You bring up such an interesting thing. I can’t tell you how many times I’ve heard clients say this and it does every time like I’ve gotten old enough now that I laugh when I hear it. I used to hold it in, but now I don’t. I laugh when I hear it. They say, “We’ll act like Nike when we become Nike.” I go, “No. It wasn’t like that.” It was that Nike acted like Nike as soon as it figured out what Nike was going to be. Steve Jobs was bombastic from day one. He was like, “I don’t care that it hasn’t been built. I can figure that out. I’ve got a guy in the garage. I can solder some crap together. Seven of those boards and a couple of those things. I’m going to hook up a TV monitor to it. I’ll have what do they call it? A computer? I’ll have that for you in a week.”
They didn’t care that it wasn’t right. The difference between looking at the world in terms of what is versus what if is massive. It’s the freedom that most companies need to be able to achieve the goals that they keep saying that they want. You’ve got to let go and say, “GEICO was around 78 years before somebody slapped a gecko on it and suddenly it was interesting. Chick-fil-A had been around for how long before somebody decided to put cows up on a billboard with a paint brush and it became interesting.” These brands were no different than every other brand. Every brand has Nike in them. Most leadership teams are way too chicken to ever let it happen. They stand in their own way and they blame everybody else.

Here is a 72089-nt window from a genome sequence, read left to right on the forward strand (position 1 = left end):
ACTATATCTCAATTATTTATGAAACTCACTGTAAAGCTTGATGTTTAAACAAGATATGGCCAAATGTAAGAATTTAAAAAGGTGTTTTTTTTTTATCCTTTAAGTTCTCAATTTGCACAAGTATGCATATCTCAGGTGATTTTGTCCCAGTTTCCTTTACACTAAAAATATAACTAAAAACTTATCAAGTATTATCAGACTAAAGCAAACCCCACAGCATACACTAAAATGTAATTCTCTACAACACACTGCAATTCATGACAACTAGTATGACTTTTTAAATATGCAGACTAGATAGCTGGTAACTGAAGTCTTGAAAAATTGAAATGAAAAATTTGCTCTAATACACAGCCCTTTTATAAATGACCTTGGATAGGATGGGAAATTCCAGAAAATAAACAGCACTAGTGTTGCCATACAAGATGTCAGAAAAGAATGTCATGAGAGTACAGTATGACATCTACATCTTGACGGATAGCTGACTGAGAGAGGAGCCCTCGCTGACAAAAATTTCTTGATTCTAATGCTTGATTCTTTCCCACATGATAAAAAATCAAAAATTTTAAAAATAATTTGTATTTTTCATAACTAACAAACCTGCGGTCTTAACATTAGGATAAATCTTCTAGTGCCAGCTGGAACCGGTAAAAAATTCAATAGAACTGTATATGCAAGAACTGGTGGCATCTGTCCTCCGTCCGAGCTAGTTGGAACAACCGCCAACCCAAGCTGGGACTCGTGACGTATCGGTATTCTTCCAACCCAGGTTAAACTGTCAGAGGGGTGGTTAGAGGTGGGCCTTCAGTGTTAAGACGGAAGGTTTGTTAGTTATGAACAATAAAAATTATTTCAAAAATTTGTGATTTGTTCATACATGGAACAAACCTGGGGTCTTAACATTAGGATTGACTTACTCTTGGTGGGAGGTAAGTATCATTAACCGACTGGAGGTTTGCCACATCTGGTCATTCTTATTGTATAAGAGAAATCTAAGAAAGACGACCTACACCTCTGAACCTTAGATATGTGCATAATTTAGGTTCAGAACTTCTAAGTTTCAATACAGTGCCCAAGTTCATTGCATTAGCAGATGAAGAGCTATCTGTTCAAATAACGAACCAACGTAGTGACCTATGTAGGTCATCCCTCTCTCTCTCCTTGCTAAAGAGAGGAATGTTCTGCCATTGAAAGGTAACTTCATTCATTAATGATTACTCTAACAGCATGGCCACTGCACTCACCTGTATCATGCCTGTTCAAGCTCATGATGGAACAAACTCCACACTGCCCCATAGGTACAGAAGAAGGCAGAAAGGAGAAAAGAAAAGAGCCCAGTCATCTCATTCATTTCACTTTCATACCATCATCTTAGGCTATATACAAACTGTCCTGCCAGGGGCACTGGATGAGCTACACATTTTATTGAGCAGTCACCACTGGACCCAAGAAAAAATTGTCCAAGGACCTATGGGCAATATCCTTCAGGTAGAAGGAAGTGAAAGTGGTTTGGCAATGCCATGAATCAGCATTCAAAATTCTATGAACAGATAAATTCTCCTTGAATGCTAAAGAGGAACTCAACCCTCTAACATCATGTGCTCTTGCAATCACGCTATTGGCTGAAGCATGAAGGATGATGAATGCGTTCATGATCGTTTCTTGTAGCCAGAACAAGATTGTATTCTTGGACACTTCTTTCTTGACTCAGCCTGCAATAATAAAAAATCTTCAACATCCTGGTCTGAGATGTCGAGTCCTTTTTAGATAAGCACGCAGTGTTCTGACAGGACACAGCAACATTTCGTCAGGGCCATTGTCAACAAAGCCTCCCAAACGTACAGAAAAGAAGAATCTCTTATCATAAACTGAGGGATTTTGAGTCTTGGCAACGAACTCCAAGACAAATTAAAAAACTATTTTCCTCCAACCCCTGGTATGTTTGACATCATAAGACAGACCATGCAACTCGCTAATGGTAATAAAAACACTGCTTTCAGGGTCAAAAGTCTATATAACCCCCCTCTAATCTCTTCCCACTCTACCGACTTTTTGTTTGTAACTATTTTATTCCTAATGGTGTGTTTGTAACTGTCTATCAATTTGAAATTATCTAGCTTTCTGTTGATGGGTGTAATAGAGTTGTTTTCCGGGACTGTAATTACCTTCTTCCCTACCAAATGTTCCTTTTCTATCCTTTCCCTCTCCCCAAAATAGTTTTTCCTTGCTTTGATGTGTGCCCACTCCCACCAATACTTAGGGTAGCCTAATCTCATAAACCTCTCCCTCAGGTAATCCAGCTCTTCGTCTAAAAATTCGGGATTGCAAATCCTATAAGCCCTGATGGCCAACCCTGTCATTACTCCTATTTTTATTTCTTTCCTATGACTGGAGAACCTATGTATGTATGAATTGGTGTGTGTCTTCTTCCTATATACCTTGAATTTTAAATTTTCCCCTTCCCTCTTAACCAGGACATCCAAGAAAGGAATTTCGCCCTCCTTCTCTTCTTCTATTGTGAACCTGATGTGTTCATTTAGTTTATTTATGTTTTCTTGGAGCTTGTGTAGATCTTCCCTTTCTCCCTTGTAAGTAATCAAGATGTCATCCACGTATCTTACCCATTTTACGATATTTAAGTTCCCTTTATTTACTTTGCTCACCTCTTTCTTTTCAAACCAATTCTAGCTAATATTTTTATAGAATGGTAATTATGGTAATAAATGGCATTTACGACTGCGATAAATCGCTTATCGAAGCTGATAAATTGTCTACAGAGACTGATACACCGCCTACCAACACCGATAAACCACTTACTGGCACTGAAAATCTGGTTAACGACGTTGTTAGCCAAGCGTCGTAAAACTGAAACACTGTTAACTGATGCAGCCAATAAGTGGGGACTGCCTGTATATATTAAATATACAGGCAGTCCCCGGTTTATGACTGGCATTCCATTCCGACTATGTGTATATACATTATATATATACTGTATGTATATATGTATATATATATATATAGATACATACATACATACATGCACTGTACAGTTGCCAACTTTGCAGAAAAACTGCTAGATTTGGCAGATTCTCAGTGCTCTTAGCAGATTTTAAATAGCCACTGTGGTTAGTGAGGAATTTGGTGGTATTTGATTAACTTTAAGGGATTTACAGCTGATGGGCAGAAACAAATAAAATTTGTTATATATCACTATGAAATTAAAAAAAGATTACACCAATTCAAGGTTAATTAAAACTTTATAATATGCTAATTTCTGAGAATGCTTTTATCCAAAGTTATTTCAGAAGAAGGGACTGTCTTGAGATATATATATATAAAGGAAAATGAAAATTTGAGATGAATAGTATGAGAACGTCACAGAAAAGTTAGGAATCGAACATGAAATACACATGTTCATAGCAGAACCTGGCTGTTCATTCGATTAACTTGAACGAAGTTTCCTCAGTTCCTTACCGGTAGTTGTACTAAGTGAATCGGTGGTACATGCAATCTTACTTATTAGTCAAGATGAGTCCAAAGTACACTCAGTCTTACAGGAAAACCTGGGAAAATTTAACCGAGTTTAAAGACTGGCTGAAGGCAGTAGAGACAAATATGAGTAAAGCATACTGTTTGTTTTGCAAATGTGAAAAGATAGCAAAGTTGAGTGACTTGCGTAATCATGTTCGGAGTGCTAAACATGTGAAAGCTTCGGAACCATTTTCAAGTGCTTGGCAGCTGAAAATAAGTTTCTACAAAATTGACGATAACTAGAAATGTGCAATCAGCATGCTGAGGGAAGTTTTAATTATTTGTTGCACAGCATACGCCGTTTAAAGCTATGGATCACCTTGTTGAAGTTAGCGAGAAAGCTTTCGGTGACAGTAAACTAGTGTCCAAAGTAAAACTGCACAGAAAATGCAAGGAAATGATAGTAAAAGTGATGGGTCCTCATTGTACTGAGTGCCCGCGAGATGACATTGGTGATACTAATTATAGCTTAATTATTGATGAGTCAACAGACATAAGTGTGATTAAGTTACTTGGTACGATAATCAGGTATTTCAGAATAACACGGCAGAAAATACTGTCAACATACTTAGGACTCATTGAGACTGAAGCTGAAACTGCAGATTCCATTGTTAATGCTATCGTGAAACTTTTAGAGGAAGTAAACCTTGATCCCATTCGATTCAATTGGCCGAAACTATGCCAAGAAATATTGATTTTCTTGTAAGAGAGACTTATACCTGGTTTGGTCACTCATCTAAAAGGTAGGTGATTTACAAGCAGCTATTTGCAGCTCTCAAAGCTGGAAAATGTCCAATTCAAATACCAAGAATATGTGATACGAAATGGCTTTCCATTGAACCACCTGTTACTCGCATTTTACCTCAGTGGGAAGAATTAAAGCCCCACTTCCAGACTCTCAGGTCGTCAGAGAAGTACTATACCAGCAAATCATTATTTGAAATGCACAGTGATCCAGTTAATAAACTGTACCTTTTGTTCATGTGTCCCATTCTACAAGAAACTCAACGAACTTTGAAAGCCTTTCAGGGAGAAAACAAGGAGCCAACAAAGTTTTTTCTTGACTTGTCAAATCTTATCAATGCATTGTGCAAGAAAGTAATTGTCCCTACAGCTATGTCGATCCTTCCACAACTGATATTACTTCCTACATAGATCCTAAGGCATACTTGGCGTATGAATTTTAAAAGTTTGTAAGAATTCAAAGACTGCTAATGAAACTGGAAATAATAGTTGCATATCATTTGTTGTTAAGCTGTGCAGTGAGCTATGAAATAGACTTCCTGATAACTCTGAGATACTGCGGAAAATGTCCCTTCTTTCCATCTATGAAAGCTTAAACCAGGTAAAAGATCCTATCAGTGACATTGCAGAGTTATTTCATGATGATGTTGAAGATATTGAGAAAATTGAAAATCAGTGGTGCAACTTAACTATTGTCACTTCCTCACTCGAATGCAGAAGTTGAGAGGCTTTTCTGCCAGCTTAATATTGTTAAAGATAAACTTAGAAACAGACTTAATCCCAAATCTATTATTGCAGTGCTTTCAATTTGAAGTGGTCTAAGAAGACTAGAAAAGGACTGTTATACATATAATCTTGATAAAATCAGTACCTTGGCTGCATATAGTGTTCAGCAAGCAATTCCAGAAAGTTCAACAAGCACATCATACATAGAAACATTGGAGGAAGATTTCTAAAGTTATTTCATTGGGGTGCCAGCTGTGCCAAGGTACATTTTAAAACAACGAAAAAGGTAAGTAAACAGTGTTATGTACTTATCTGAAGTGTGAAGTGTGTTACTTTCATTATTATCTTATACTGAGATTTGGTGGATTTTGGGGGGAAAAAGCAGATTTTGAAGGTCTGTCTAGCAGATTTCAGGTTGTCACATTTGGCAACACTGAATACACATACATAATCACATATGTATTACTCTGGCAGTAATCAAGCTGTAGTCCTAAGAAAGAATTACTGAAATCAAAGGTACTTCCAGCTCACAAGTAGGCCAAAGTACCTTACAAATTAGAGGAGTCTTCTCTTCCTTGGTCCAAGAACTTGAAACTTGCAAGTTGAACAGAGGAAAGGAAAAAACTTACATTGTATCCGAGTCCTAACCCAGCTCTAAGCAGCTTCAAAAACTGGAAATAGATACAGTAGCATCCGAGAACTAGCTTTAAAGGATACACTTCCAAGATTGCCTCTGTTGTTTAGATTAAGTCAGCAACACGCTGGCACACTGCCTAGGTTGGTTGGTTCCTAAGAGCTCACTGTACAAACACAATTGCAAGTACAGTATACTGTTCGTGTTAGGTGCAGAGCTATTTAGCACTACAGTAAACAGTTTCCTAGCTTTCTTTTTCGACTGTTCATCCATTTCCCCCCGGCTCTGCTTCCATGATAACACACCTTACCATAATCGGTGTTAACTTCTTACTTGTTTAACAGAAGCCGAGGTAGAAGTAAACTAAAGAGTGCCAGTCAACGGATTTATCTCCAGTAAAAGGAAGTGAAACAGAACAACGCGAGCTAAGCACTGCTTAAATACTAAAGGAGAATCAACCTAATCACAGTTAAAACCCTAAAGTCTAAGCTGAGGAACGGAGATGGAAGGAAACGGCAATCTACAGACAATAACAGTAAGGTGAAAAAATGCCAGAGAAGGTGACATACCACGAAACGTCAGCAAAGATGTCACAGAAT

The truth of the matter is that they should take their hands off the wheel. I find it breathtaking that you won’t argue with your dentist about how to drill your tooth. You won’t argue with your mechanic about how to fix your car. You won’t argue with the cable guy about stringing cable in your house, but people will grab the reins quick when it becomes marketing because they think they know it, and they don’t. The question is, did the campaign that was put in front of you achieve the goal you wanted to get to? That’s a value-based play. It isn’t about how many hours it took to do it. It isn’t about whether you didn’t like it or you did like it, or it made you nervous or it made you uncomfortable or whatever. None of that crap matters. The question is, did it get you to the place you wanted to be? I know you used to, the minute a campaign works, everybody was in favor for it from the beginning.
Everybody was standing behind it, lock step and barrel as much as they fought you tooth and nail in the boardroom but as soon as it was successful, everybody loved it.
They all want to take the admit call, “As a matter of fact, we had that idea. I think it was together that I wrote it down on a napkin note.”
“At the conference table, I came up and wrote that on the blackboard.” I said, “What if we did this?” The agency ran with it.